Sunday, 10 October 2010

Costume Drama & The Common Good

Building a new Catholic society for the Common Good?
Lots of people enjoy a costume drama. I suppose with so much bad language, crudity, anti-family messages and meaningless Eastenders-style shouting, many people are eager for a little more culture, history and genuine dialogue, however flawed it may be.

Thus it was I thought I'd look in on ITV's latest offering, Downton Abbey.

The setting will be familiar to anyone who knows Upstairs Downstairs, with a smattering of Lark Rise to Candleford.

It was the name of the series that caught my eye, and prompted an impromptu history lesson to my children.

I think spin has been around for a long time. It's a sad thing, but when most people tend to be conservative (with a small c) and traditional in their beliefs, it's often a small minority that push for radical change and 'new ways' that people feel uncomfortable with.

In modern times we can think of the war in Iraq, that so many people thought was wrong, yet spin and a few people with the levers of power pushed a whole nation into an unjust war.

In history we think of course of the Reformation. In Henry VIII's day even after he invented the Anglican church most people still went to Mass, believed in the Actual Presence of Our Lord, believed in the seven Sacraments and so on (realistically thinking Henry's changes would be a passing fad).

It was after years of spin and propaganda that the English and Welsh were gradually turned against Catholicism, and even then a brave minority - the recusants - held out despite incredible anti-Catholic penal laws.

So what has this got to do with a costume drama on ITV?

Well the very name Downton Abbey had me telling my children how at the time the Reformation would have been sold to 'the people' as the greedy, rich monks sitting on so much land and property - and how it would all be taken off them to the benefit of 'the people,' so how could they oppose it?

Just as Communism would later be sold on a promise of freeing 'the people' whilst everything was grabbed by the Party few and the people were put into worse slavery, so the Reformation was sold to 'the people' in terms of 'freedom' only for the land and property to be grabbed by a rich few and the people put into a worse slavery, culminating in the factories and slums as more land was enclosed.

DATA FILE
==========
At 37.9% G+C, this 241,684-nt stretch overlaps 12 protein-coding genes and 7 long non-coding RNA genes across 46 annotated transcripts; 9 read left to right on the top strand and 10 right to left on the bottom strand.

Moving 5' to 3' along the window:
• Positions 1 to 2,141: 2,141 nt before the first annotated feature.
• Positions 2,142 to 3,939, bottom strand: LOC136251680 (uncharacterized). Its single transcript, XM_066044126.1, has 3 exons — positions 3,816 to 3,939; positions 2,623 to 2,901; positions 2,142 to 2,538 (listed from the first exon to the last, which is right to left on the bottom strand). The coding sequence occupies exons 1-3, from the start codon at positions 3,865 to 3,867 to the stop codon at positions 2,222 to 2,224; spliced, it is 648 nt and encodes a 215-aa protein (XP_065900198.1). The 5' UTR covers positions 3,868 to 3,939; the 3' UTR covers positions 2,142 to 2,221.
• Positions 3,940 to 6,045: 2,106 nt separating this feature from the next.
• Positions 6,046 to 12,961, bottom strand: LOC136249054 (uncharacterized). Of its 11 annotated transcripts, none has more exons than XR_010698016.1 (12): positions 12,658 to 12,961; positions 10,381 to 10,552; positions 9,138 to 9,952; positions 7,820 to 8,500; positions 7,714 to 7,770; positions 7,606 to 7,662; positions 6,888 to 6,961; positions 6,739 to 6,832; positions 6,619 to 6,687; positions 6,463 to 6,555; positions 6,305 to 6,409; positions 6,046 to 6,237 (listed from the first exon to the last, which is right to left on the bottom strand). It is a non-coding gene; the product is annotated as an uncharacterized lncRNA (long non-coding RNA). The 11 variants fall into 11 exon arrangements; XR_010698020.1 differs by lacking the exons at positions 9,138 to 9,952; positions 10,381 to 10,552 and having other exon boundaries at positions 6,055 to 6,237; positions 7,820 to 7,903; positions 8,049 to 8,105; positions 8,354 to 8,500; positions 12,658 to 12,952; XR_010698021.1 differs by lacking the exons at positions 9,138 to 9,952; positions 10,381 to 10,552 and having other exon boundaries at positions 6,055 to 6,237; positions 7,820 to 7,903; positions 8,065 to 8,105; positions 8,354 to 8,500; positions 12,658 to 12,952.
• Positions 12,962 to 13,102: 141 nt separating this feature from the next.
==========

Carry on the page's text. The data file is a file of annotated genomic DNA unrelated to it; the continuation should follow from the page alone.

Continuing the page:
As I told my children, the monasteries were open to the people, they gave succour to travellers and the ill. People went there for their spiritual needs. They helped the local economy by hiring workers and selling goods. They often let their tenants live on the land and/or farm the land for little more than peppercorn rents (I believe it was Cobbett who showed how the rents increased once the monasteries were shut).

In short what was open land, accessible to many, farmed by many, to the sustenance of many, became the enclosed lands for the play and profit of a very few.

The promise of 'freedom' and of closing the corrupt (sic) monasteries for the benefit of the people was a lie, just like the promises of freedom under Communism was a lie, just like the promises of a 'War on Terror' for freedom was a lie.

One might even say that the Abortion Act (1967) was also passed on a promise of a very few in urgent medical need etc. only for the floodgates to be opened and abortion on demand for the flimsiest reasons was the result.

Spin is nothing new. We as Catholics know that we have been lied to for many centuries from the closing of the monasteries, to the enclosing of the land, to the slums and factories and the false hope offered by the Communists, to the proponents of abortion today.

Only Catholicism has the answers, a return to sound morality, a putting the family and the Common Good first and as the Papal encyclicals have said, the atheism and materialism of Communism, the love of money and greed of unfettered Capitalism offer no real hope for people searching for the Truth and justice.

And all that from an ITV costume drama! Must be another Sunday evening in our house ;-)

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